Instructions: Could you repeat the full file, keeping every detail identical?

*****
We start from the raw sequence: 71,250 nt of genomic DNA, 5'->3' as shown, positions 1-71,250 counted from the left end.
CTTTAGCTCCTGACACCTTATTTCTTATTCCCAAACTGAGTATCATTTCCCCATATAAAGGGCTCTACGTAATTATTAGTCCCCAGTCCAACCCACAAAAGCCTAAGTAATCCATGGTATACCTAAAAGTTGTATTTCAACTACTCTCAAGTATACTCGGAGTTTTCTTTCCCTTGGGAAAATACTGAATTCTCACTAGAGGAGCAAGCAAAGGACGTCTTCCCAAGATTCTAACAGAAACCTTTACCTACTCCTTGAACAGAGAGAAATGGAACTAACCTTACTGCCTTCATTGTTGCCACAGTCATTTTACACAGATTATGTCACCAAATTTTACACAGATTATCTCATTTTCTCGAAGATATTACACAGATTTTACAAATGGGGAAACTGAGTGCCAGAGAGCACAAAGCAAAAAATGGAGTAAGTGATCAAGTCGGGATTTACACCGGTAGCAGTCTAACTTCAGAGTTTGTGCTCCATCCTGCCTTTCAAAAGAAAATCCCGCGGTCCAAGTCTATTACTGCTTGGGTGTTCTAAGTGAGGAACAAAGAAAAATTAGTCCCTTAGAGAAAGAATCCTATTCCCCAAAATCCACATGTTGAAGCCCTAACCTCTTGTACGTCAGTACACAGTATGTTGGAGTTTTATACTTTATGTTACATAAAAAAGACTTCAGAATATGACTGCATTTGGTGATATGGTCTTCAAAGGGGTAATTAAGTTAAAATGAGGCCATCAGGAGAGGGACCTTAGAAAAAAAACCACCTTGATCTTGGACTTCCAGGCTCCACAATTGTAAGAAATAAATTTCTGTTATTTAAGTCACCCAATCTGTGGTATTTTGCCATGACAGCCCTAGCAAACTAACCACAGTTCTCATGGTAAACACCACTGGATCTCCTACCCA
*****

We start from the raw sequence: 71,250 nt of genomic DNA, 5'->3' as shown, positions 1-71,250 counted from the left end.
CTTTAGCTCCTGACACCTTATTTCTTATTCCCAAACTGAGTATCATTTCCCCATATAAAGGGCTCTACGTAATTATTAGTCCCCAGTCCAACCCACAAAAGCCTAAGTAATCCATGGTATACCTAAAAGTTGTATTTCAACTACTCTCAAGTATACTCGGAGTTTTCTTTCCCTTGGGAAAATACTGAATTCTCACTAGAGGAGCAAGCAAAGGACGTCTTCCCAAGATTCTAACAGAAACCTTTACCTACTCCTTGAACAGAGAGAAATGGAACTAACCTTACTGCCTTCATTGTTGCCACAGTCATTTTACACAGATTATGTCACCAAATTTTACACAGATTATCTCATTTTCTCGAAGATATTACACAGATTTTACAAATGGGGAAACTGAGTGCCAGAGAGCACAAAGCAAAAAATGGAGTAAGTGATCAAGTCGGGATTTACACCGGTAGCAGTCTAACTTCAGAGTTTGTGCTCCATCCTGCCTTTCAAAAGAAAATCCCGCGGTCCAAGTCTATTACTGCTTGGGTGTTCTAAGTGAGGAACAAAGAAAAATTAGTCCCTTAGAGAAAGAATCCTATTCCCCAAAATCCACATGTTGAAGCCCTAACCTCTTGTACGTCAGTACACAGTATGTTGGAGTTTTATACTTTATGTTACATAAAAAAGACTTCAGAATATGACTGCATTTGGTGATATGGTCTTCAAAGGGGTAATTAAGTTAAAATGAGGCCATCAGGAGAGGGACCTTAGAAAAAAAACCACCTTGATCTTGGACTTCCAGGCTCCACAATTGTAAGAAATAAATTTCTGTTATTTAAGTCACCCAATCTGTGGTATTTTGCCATGACAGCCCTAGCAAACTAACCACAGTTCTCATGGTAAACACCACTGGATCTCCTACCCA